Obesity and association with risk of cardiometabolic diseases including type 2 diabetes (T2D) and atherosclerosis.
Obesityis increasingly prevalent and associated with risk of cardiometabolic diseasesincluding type 2 diabetes (T2D) and atherosclerosis. Body mass index, waist circumference, andwaist-to-hip ratio are the measurements currently used for definingobesity. These indirectparametersare often unable to accurately reflect the amount anddistribution of body fat. In contrast, magneticresonance imaging (MRI) and computed tomography (CT) can accurately measureadipose tissue, thus allowing elucidation of the pathological role of obesityin T2D and atherosclerosis. The study ofobesity for its role in cardiometabolic diseases has been hampered due to lackof suitable animal models. Thecommonly used ob/ob and db/db mice develop severeobesity but they do not show increases in atherosclerosis. We have found that Apolipoprotein E knockout(Apoe-/-) mice, an animal model for atherosclerosis, develop obesityand T2D on certain genetic backgrounds after prolonged exposure to a Westerndiet. Among them, male Apoe-/-mice with a C57BL/6 (B6) background develop significant obesity and T2D. Chromosome 9 (Chr9) congenic mice are genetically identical to B6-Apoe-/- mice except for Chr9, which is replaced by genome fromC3H/HeJ mice, and are resistant to T2D andatherosclerosis. Quantitative MRIanalyses showed a 2-fold reduction in subcutaneous abdominal fat,intra-abdominal fat (visceral fat) and total fat but no reduction in non-fattissue volume. Rcn2 is a candidate geneon Chr9 for atherosclerosis we mapped in mice. Rcn2 knockout (Rcn2-/-) mice are resistant to atherosclerosisand show a dramatic reduction in body fat. We will use these two unique mouse models to test the hypothesis thatsubcutaneous and visceral fat in the abdominal region are valuable biomarkersfor predicting the development of T2D and atherosclerosis. The relationshipsof growing subcutaneous and visceral fat with progression of T2D andatherosclerosis will be determined through cross-sectional MRI and biomedicalanalyses of a segregating F2 population and longitudinal analyses of body fat,T2D and atherosclerosis in B6-Apoe-/- and Chr9 congenic mice. We will determine whether reductions insubcutaneous and visceral fat can improve metabolic outcomes andatherosclerosis through genetic and surgical manipulations. Finally, we will develop anautomated image-processing algorithm for measuring subcutaneous and visceralfat in the abdominal region using MRI images. Successful completion of these aimswill substantially advance our understanding of the pathological role ofobesity in cardiometabolic diseases and these advances may lead to newdiagnoses and treatments for cardiometabolic complications in obese patients.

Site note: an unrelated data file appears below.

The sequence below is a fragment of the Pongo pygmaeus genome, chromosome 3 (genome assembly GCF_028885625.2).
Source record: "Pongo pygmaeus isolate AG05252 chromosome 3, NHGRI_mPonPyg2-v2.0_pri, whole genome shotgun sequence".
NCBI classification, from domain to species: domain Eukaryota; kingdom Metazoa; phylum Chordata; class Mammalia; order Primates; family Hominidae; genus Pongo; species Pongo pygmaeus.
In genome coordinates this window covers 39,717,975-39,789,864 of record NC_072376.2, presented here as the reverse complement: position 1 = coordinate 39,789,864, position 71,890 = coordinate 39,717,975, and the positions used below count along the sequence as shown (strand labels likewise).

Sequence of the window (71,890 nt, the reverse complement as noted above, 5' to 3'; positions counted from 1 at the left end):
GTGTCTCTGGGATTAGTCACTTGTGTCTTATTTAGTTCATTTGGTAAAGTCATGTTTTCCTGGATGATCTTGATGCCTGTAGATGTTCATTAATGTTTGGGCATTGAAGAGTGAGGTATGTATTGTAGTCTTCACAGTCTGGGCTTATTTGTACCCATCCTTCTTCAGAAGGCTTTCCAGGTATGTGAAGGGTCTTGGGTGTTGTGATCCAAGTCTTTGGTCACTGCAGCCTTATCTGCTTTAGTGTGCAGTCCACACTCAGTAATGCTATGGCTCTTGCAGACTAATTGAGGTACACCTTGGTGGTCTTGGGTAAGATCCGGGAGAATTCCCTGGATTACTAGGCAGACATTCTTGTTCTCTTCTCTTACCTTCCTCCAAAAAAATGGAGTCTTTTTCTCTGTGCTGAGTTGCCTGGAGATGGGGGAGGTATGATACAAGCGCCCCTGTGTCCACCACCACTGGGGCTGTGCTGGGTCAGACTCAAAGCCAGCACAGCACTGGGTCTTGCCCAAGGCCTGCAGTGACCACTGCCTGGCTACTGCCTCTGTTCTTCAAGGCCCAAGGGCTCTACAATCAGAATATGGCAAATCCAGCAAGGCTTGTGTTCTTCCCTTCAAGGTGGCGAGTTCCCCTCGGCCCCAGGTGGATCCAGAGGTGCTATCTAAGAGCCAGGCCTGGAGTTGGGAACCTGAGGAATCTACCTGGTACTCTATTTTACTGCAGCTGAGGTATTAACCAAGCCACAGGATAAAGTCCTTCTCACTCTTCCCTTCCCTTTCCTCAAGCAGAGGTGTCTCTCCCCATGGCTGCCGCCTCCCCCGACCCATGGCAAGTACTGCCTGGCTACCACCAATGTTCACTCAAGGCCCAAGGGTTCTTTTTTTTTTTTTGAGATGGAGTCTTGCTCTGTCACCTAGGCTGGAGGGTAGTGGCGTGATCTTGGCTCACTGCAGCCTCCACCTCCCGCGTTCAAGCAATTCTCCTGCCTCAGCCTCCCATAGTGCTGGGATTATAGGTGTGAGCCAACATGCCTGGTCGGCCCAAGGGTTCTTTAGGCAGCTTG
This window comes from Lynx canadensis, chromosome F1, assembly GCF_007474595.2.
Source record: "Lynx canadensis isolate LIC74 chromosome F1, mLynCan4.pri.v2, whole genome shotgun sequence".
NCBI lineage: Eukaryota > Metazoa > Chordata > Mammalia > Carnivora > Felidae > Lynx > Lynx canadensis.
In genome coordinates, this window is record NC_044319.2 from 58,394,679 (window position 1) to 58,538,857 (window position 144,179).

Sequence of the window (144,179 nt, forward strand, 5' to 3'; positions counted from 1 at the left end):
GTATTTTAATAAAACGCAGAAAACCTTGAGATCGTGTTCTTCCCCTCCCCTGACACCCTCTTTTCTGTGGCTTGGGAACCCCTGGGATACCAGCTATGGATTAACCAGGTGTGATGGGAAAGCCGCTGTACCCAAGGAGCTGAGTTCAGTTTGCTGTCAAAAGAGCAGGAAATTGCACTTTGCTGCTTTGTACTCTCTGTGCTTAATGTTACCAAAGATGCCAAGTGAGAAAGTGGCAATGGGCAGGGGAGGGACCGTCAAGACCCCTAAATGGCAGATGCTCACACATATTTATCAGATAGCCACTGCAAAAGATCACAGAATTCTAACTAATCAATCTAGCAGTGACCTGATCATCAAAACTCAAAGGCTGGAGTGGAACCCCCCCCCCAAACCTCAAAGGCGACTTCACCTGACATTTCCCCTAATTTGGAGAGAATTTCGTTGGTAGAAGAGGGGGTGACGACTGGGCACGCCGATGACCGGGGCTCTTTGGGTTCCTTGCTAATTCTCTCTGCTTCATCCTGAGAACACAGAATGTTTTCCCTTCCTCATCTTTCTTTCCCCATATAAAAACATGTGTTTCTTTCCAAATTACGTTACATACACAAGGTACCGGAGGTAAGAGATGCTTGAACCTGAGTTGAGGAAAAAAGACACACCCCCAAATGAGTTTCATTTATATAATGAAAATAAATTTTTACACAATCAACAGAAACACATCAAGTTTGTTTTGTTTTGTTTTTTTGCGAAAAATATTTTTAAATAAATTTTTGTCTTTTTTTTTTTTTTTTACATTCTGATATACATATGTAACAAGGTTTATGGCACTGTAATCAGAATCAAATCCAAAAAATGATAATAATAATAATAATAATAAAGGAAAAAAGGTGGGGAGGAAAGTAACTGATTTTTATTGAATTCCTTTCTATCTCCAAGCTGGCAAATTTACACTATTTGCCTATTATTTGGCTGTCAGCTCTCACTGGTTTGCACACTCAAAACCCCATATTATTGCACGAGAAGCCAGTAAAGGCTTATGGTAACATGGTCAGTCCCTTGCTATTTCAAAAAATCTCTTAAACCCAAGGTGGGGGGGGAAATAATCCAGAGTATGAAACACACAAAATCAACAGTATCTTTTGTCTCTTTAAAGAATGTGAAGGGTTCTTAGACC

Obesity is a growing epidemic in this countryand globally. The proposed study will determine whether increases insubcutaneous and visceral fat accelerate progression of type 2 diabetes andatherosclerosis and whether reductions of body fat through genetic and surgicalmanipulations improve the conditions in mouse models. New findings will lead to a betterunderstanding of the pathological role of obesity in cardiometabolic diseasesand may provide new strategies for diagnosis and treatment of the diseases.
Graduates or undergraduates will participate in all aspects of the project, including experimental design, collection of data, and writing of manuscripts.